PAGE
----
With the help of a supercomputer, researchers in China have created first-ever virtual model of a disease at the atomic level which allows for more flexible and quick development.
A research team out of the Institute of Process Engineering of Chinese Academy of Sciences (CAS-IPE) has created the first-ever computational model of the H1N1 virus at the atomic level.
The team was able to account for every last atom in the H1N1 virus with the combination of a Mole-8.5 supercomputer and 2,200 graphics processors. Their breakthrough was twofold. Not only is the H1N1 virus better understood, the team’s use of technology was novel. Prior to their research epidemiology and virology — two fields that study disease strains and how they may affect a population — were studied almost exclusively in the lab; this new supercomputer-centric way of dealing with diseases and viruses was simply not possible a few years ago.
Now scientists are able to create a digital simulation, a sort of SIMS for viruses, which will allow them to test potential treatments under different environment and conditions, thus enabling them to understand the minute changes that take place in the virus, all without ever setting foot in a lab. This is important because it will allow scientists increased flexibilty which could improve overall efficiency leading to a more speedy discovery of cures to various illnesses, and the ability to act faster during a global crisis.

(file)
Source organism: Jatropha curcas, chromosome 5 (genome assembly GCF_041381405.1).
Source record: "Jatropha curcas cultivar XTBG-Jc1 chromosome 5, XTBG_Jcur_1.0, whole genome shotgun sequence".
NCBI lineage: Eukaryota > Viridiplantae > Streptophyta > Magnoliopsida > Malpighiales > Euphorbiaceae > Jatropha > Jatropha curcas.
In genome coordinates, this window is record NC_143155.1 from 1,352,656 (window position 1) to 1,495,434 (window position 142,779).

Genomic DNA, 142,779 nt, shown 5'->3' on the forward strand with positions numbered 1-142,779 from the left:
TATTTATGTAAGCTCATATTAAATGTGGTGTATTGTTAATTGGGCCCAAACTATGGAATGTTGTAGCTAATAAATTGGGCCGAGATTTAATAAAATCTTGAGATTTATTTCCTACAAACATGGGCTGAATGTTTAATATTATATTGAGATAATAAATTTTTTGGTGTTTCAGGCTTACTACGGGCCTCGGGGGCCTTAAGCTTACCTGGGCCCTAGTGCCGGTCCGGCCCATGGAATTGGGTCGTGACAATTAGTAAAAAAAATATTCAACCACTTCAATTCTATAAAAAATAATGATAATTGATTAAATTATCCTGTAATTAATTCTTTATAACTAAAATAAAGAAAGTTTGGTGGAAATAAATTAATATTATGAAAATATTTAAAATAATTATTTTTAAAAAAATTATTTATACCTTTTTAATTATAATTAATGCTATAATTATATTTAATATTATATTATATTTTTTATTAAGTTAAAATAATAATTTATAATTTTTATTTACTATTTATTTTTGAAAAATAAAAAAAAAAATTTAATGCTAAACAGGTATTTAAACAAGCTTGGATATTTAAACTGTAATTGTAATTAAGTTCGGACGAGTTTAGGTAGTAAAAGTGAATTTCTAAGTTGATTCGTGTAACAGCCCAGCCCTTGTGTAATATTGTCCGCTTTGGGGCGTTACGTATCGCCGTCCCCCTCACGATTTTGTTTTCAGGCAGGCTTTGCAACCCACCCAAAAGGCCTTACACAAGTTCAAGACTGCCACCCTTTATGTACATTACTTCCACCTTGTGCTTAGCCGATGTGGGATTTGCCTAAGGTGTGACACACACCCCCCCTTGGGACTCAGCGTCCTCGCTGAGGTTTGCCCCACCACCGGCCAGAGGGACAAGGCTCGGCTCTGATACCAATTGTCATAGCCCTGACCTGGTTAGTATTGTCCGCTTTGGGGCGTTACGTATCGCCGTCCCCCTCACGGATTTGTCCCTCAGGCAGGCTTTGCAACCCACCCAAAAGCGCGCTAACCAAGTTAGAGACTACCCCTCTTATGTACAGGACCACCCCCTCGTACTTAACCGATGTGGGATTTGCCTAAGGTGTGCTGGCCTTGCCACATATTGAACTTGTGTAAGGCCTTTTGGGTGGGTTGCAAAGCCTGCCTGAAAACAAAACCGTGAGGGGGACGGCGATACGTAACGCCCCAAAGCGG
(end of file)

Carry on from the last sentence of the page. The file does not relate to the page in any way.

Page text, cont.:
While work in the lab is still necessary to some degree, Dr. Wei Ge, a professor of chemical engineering at CAS-IPE and a principal in the H1N1 modeling effort explains:
An exciting prospect looms when we see these two research aspects integrated. Potential treatment targets can be identified. Those that play key roles in the life cycle of the virus can be possible targets. Vice versa, effective drugs should bind effectively to the targets and thus result in a different life cycle for the virus.
To be sure, a lot more research and technology is needed. It would still take a few weeks or months to simulate how a virus will behave over the course of just a few hundreds nanoseconds, according to Ge. But their model will only run faster as they continue to adjust their algorithms. More processing power is also necessary, but that should arrive as future research unfolds.
There are plenty of challenges ahead but the scientists are optimistic. What they’ve accomplished so far paints a bright future for epidemiologists and virologists alike. With hard work and luck it will one day be possible for scientists to characterize and model a new virus strain at a much faster pace. This will likewise allow them to develop potential treatments more quickly.
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